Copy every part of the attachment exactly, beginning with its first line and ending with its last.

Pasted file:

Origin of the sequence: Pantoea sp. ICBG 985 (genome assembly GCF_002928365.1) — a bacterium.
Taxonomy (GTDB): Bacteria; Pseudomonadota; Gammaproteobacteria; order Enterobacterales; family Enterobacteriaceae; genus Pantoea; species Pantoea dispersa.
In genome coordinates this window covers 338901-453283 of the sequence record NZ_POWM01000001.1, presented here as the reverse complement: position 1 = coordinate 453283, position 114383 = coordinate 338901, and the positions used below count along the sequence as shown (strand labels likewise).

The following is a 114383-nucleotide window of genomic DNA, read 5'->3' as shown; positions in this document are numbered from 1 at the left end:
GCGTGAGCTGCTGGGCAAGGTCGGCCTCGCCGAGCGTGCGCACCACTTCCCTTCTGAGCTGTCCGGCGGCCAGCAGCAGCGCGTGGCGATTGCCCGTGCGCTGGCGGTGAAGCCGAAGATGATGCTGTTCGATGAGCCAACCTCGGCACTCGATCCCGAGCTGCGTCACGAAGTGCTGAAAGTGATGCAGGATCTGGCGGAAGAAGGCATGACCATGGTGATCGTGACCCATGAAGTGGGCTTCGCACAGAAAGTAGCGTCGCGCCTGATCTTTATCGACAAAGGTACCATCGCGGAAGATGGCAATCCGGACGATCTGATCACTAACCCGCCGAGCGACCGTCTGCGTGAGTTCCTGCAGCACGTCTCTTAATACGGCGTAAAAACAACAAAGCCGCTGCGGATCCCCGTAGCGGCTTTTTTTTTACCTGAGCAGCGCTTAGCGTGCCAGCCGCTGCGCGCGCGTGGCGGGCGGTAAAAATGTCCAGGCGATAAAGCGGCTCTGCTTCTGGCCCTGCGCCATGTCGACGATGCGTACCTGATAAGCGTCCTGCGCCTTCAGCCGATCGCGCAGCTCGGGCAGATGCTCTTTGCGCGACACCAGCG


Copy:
Origin of the sequence: Pantoea sp. ICBG 985 (genome assembly GCF_002928365.1) — a bacterium.
Taxonomy (GTDB): Bacteria; Pseudomonadota; Gammaproteobacteria; order Enterobacterales; family Enterobacteriaceae; genus Pantoea; species Pantoea dispersa.
In genome coordinates this window covers 338901-453283 of the sequence record NZ_POWM01000001.1, presented here as the reverse complement: position 1 = coordinate 453283, position 114383 = coordinate 338901, and the positions used below count along the sequence as shown (strand labels likewise).

The following is a 114383-nucleotide window of genomic DNA, read 5'->3' as shown; positions in this document are numbered from 1 at the left end:
GCGTGAGCTGCTGGGCAAGGTCGGCCTCGCCGAGCGTGCGCACCACTTCCCTTCTGAGCTGTCCGGCGGCCAGCAGCAGCGCGTGGCGATTGCCCGTGCGCTGGCGGTGAAGCCGAAGATGATGCTGTTCGATGAGCCAACCTCGGCACTCGATCCCGAGCTGCGTCACGAAGTGCTGAAAGTGATGCAGGATCTGGCGGAAGAAGGCATGACCATGGTGATCGTGACCCATGAAGTGGGCTTCGCACAGAAAGTAGCGTCGCGCCTGATCTTTATCGACAAAGGTACCATCGCGGAAGATGGCAATCCGGACGATCTGATCACTAACCCGCCGAGCGACCGTCTGCGTGAGTTCCTGCAGCACGTCTCTTAATACGGCGTAAAAACAACAAAGCCGCTGCGGATCCCCGTAGCGGCTTTTTTTTTACCTGAGCAGCGCTTAGCGTGCCAGCCGCTGCGCGCGCGTGGCGGGCGGTAAAAATGTCCAGGCGATAAAGCGGCTCTGCTTCTGGCCCTGCGCCATGTCGACGATGCGTACCTGATAAGCGTCCTGCGCCTTCAGCCGATCGCGCAGCTCGGGCAGATGCTCTTTGCGCGACACCAGCG